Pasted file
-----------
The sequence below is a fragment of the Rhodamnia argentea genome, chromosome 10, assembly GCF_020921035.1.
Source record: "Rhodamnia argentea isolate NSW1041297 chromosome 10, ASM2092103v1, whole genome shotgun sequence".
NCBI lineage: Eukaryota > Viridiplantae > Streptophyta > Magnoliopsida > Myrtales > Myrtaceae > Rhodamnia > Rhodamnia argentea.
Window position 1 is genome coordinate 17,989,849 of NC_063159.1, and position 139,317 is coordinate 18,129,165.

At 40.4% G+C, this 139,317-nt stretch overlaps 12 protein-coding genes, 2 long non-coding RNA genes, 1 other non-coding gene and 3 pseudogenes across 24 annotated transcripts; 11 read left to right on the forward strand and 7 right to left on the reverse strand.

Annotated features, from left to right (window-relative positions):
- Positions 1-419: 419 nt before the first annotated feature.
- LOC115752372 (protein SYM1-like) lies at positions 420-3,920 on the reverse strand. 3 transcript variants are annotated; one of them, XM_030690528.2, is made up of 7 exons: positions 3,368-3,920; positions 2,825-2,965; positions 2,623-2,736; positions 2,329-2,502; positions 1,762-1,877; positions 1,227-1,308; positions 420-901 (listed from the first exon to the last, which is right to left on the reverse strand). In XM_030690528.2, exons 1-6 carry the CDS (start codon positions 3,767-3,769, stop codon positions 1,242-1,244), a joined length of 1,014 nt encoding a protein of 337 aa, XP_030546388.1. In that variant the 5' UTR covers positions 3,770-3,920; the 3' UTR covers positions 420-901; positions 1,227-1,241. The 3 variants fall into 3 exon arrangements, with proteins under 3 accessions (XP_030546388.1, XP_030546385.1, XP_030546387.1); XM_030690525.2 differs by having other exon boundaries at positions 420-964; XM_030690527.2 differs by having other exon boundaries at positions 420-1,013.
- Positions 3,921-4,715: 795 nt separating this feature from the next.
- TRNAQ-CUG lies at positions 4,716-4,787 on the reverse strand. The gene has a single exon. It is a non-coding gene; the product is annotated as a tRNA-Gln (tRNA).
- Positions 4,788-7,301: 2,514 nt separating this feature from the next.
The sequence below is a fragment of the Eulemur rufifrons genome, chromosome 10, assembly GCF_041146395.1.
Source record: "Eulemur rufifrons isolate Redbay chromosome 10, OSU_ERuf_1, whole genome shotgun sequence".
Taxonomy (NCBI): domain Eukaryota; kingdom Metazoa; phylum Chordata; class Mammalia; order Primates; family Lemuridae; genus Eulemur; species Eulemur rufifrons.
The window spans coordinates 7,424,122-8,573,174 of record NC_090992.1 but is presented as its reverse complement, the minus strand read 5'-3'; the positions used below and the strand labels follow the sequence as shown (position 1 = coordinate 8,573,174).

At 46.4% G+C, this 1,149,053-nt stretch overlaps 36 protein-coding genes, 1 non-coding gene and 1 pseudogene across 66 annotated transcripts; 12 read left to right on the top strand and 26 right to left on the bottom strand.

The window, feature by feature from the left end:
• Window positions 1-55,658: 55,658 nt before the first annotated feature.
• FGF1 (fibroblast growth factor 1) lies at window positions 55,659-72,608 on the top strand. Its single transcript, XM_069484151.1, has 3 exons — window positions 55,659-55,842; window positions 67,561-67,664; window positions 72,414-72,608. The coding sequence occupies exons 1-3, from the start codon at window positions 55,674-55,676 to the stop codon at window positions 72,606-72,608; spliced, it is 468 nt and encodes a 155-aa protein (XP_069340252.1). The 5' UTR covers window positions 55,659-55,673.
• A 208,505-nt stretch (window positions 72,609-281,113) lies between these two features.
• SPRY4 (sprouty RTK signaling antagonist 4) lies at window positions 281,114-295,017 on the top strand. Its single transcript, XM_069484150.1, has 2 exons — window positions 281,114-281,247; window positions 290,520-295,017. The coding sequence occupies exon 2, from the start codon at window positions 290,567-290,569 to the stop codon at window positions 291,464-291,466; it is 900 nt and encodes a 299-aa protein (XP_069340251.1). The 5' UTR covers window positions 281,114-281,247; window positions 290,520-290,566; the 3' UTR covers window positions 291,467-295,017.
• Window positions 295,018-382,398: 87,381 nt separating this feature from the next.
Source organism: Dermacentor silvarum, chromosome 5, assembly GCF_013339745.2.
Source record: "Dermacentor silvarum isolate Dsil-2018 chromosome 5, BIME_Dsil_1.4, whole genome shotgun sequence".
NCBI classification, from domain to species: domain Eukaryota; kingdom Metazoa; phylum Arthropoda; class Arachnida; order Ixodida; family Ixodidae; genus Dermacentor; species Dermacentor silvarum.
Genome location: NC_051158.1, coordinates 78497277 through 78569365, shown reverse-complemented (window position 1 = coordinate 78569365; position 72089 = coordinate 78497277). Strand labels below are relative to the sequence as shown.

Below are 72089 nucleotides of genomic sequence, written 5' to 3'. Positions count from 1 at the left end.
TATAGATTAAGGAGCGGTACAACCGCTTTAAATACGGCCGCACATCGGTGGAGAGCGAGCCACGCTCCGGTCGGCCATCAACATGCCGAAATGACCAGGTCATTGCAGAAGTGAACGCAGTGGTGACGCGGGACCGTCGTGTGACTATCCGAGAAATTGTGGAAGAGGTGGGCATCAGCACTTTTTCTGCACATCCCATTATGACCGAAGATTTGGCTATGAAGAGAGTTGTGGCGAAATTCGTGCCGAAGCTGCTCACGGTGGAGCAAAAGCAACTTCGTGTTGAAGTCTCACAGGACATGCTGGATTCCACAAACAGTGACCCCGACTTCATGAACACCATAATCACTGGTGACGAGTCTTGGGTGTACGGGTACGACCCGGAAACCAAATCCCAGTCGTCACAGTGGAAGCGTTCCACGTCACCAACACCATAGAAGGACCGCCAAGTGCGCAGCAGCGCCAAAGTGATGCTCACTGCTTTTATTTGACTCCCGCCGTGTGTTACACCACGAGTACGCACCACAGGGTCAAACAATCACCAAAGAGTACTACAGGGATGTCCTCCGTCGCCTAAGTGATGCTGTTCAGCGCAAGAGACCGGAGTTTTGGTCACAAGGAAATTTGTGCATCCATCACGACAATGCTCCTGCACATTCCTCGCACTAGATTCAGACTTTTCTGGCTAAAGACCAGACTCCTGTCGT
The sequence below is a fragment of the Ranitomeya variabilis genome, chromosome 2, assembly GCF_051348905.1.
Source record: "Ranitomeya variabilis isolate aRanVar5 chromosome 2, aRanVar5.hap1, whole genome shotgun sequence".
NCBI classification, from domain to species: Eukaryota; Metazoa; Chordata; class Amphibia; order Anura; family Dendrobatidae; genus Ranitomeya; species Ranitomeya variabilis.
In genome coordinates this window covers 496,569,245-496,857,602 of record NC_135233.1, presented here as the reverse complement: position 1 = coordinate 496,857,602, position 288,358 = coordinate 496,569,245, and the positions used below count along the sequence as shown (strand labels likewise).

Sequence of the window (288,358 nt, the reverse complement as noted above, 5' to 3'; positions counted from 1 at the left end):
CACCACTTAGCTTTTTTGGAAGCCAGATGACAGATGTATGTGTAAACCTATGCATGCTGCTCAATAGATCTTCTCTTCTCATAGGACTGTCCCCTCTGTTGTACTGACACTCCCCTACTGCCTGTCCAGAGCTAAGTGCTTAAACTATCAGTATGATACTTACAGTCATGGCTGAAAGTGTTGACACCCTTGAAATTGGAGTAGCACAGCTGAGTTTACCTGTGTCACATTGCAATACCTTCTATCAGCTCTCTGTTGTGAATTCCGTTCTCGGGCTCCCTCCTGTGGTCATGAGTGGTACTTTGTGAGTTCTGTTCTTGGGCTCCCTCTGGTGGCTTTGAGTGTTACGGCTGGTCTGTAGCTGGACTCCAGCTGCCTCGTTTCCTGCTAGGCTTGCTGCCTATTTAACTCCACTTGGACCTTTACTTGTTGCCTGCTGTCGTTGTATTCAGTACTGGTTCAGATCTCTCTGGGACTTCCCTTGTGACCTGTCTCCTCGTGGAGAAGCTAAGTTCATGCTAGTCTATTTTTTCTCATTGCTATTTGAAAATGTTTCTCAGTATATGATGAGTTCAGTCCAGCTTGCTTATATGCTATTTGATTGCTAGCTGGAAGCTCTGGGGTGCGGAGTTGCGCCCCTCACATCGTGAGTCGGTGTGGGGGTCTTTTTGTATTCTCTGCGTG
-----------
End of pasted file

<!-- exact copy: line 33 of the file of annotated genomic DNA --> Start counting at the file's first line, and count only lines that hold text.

Sequence of the window (288,358 nt, the reverse complement as noted above, 5' to 3'; positions counted from 1 at the left end):